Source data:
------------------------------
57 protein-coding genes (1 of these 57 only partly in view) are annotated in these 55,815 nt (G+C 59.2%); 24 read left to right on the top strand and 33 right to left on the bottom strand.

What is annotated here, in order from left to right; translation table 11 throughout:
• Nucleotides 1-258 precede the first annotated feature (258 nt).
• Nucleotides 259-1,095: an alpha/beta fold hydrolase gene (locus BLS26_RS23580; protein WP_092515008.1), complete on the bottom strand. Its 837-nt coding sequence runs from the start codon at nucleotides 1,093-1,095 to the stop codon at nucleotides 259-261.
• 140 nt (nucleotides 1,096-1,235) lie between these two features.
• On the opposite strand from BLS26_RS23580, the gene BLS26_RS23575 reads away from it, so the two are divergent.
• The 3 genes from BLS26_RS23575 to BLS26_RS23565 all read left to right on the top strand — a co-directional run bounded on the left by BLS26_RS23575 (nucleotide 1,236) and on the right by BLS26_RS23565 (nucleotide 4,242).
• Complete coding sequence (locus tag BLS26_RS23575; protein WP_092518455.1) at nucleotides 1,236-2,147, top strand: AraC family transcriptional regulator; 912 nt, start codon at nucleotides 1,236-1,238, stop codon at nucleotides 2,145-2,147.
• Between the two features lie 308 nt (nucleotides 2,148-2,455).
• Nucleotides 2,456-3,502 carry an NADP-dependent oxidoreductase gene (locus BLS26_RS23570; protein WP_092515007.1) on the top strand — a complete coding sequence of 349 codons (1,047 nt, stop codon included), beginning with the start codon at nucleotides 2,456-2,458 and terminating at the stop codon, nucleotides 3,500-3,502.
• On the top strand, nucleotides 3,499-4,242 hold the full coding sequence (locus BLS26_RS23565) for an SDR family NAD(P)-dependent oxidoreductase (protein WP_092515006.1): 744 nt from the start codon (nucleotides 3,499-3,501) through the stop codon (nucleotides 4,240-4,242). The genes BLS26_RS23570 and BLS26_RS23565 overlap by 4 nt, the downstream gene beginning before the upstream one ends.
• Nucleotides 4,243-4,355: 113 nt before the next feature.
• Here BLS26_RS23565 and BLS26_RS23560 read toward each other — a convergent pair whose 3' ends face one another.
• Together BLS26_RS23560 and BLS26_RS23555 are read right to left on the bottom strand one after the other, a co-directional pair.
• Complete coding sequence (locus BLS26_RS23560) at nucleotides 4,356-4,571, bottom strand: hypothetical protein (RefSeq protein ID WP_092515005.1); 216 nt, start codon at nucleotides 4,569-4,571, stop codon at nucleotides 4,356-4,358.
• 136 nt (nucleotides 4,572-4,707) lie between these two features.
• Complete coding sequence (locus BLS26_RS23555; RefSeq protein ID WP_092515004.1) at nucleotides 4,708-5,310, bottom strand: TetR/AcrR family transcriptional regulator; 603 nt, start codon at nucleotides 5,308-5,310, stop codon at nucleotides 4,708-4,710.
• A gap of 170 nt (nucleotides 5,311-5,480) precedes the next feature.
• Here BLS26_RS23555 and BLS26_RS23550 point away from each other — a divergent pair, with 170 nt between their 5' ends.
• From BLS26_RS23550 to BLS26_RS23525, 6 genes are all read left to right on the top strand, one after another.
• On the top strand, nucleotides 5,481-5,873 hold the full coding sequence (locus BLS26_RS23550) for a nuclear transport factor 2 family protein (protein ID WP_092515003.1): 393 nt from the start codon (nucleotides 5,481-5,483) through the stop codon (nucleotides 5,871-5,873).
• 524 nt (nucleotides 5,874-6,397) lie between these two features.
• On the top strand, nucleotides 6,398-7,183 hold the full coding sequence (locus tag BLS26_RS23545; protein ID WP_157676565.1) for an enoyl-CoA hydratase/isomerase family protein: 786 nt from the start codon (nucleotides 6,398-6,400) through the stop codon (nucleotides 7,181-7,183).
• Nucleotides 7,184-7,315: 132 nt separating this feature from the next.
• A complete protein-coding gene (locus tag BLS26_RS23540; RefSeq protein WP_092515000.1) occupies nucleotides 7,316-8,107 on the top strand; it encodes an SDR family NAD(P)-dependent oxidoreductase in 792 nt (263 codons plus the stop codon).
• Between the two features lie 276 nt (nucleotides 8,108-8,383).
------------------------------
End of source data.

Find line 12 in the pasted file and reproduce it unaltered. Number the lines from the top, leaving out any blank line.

• Nucleotides 4,243-4,355: 113 nt before the next feature.